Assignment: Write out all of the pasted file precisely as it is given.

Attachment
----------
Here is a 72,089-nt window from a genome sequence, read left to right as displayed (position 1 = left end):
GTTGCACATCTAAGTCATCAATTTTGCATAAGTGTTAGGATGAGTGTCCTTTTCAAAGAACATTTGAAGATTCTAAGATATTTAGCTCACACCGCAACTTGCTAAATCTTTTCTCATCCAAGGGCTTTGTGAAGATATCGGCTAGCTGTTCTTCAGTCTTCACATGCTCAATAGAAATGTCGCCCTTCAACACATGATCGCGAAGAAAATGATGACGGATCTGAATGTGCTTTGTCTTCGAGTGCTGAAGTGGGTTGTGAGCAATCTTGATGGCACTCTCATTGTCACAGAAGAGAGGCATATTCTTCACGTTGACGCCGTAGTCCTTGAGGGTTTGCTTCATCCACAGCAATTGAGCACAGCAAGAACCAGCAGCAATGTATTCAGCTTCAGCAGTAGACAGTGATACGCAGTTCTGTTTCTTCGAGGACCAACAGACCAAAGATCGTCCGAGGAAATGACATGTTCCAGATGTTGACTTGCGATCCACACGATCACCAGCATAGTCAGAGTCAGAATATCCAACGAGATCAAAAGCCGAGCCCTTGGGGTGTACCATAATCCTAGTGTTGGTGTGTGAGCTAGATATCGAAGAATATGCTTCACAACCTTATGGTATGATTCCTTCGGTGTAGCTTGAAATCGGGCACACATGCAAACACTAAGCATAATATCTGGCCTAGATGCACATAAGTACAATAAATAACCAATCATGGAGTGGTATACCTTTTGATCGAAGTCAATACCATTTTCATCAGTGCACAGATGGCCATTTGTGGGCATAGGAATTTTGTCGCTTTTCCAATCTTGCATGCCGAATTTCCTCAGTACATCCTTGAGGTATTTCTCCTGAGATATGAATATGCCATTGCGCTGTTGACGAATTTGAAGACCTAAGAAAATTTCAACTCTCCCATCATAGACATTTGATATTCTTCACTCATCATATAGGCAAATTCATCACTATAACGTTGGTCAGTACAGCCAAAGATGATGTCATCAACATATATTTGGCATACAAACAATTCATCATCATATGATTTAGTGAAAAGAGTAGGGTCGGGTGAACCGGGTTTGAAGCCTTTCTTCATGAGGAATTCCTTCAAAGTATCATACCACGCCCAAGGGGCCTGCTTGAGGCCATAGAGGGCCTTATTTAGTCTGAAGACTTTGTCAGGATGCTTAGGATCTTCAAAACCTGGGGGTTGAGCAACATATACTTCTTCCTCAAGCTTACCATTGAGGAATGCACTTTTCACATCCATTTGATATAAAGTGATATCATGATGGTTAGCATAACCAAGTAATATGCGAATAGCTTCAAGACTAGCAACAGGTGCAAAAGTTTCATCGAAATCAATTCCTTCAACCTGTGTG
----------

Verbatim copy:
Here is a 72,089-nt window from a genome sequence, read left to right as displayed (position 1 = left end):
GTTGCACATCTAAGTCATCAATTTTGCATAAGTGTTAGGATGAGTGTCCTTTTCAAAGAACATTTGAAGATTCTAAGATATTTAGCTCACACCGCAACTTGCTAAATCTTTTCTCATCCAAGGGCTTTGTGAAGATATCGGCTAGCTGTTCTTCAGTCTTCACATGCTCAATAGAAATGTCGCCCTTCAACACATGATCGCGAAGAAAATGATGACGGATCTGAATGTGCTTTGTCTTCGAGTGCTGAAGTGGGTTGTGAGCAATCTTGATGGCACTCTCATTGTCACAGAAGAGAGGCATATTCTTCACGTTGACGCCGTAGTCCTTGAGGGTTTGCTTCATCCACAGCAATTGAGCACAGCAAGAACCAGCAGCAATGTATTCAGCTTCAGCAGTAGACAGTGATACGCAGTTCTGTTTCTTCGAGGACCAACAGACCAAAGATCGTCCGAGGAAATGACATGTTCCAGATGTTGACTTGCGATCCACACGATCACCAGCATAGTCAGAGTCAGAATATCCAACGAGATCAAAAGCCGAGCCCTTGGGGTGTACCATAATCCTAGTGTTGGTGTGTGAGCTAGATATCGAAGAATATGCTTCACAACCTTATGGTATGATTCCTTCGGTGTAGCTTGAAATCGGGCACACATGCAAACACTAAGCATAATATCTGGCCTAGATGCACATAAGTACAATAAATAACCAATCATGGAGTGGTATACCTTTTGATCGAAGTCAATACCATTTTCATCAGTGCACAGATGGCCATTTGTGGGCATAGGAATTTTGTCGCTTTTCCAATCTTGCATGCCGAATTTCCTCAGTACATCCTTGAGGTATTTCTCCTGAGATATGAATATGCCATTGCGCTGTTGACGAATTTGAAGACCTAAGAAAATTTCAACTCTCCCATCATAGACATTTGATATTCTTCACTCATCATATAGGCAAATTCATCACTATAACGTTGGTCAGTACAGCCAAAGATGATGTCATCAACATATATTTGGCATACAAACAATTCATCATCATATGATTTAGTGAAAAGAGTAGGGTCGGGTGAACCGGGTTTGAAGCCTTTCTTCATGAGGAATTCCTTCAAAGTATCATACCACGCCCAAGGGGCCTGCTTGAGGCCATAGAGGGCCTTATTTAGTCTGAAGACTTTGTCAGGATGCTTAGGATCTTCAAAACCTGGGGGTTGAGCAACATATACTTCTTCCTCAAGCTTACCATTGAGGAATGCACTTTTCACATCCATTTGATATAAAGTGATATCATGATGGTTAGCATAACCAAGTAATATGCGAATAGCTTCAAGACTAGCAACAGGTGCAAAAGTTTCATCGAAATCAATTCCTTCAACCTGTGTG